This tragicomic monologue is centered upon the final lecture delivered by a professor to a group of graduating university students that takes place at a technocratic college, where future big-shot company executives usually complete their studies. The lecturer’s “life-lesson” is in fact a delirium reflecting upon the diachronic value of stupidity as a remedy for the square and often merciless reasoning of our times.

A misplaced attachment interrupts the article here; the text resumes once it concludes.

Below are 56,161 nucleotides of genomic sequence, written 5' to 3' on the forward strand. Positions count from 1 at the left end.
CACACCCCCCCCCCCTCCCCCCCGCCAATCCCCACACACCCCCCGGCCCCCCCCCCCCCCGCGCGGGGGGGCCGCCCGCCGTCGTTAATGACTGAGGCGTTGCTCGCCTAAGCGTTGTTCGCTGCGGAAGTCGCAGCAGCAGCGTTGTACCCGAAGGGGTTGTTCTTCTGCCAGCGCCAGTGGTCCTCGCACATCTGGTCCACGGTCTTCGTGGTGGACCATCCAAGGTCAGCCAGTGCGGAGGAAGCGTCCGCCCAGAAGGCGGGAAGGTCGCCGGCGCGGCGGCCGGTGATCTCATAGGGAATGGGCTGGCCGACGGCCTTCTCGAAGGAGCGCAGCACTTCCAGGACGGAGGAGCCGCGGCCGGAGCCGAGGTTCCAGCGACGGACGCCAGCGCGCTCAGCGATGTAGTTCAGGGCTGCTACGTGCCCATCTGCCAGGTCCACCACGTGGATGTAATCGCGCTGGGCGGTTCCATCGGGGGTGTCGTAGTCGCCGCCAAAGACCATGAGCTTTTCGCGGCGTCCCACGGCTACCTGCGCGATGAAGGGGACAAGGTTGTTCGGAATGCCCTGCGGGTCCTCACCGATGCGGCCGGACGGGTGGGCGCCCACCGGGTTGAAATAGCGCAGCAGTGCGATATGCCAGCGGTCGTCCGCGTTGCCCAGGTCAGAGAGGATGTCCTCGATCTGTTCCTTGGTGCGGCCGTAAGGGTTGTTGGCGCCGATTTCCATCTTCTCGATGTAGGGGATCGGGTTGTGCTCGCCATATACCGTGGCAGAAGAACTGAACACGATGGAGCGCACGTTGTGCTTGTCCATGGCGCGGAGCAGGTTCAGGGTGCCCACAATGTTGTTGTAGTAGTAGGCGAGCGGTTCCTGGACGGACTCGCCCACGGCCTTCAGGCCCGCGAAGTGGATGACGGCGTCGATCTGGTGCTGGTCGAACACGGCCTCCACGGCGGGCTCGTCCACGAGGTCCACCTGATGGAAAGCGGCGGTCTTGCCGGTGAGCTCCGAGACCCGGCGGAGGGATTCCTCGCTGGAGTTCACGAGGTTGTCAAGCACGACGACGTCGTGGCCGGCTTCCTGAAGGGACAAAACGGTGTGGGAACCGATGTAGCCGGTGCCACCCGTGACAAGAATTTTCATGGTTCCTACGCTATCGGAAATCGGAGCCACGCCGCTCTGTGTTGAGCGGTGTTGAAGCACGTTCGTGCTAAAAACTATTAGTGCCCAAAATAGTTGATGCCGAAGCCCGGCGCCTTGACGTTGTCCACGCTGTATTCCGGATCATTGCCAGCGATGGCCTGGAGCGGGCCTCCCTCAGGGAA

The lecturer, using examples from history, philosophy, theatre, economic theories and the economic crisis, which plagues a large proportion of the southern countries of Europe today, argues that the dominion of absolute rationalism is in fact foolish and destructive to people’s lives.
During the play, he cites proverbial examples of stupidity, with the references varying from Musil, to Napoleon and George Bush, and from Shakespeare, to Paul Valery and…Bugs Bunny.
At one point during the lecture, he says: “An old, Arabian proverb suggests that stupidity is a divine gift, yet one that should not be abused. Do you think it is possible that a culture that created Algebra, the astrolabe, the pendulum and falafels could be so wrong about stupidity?”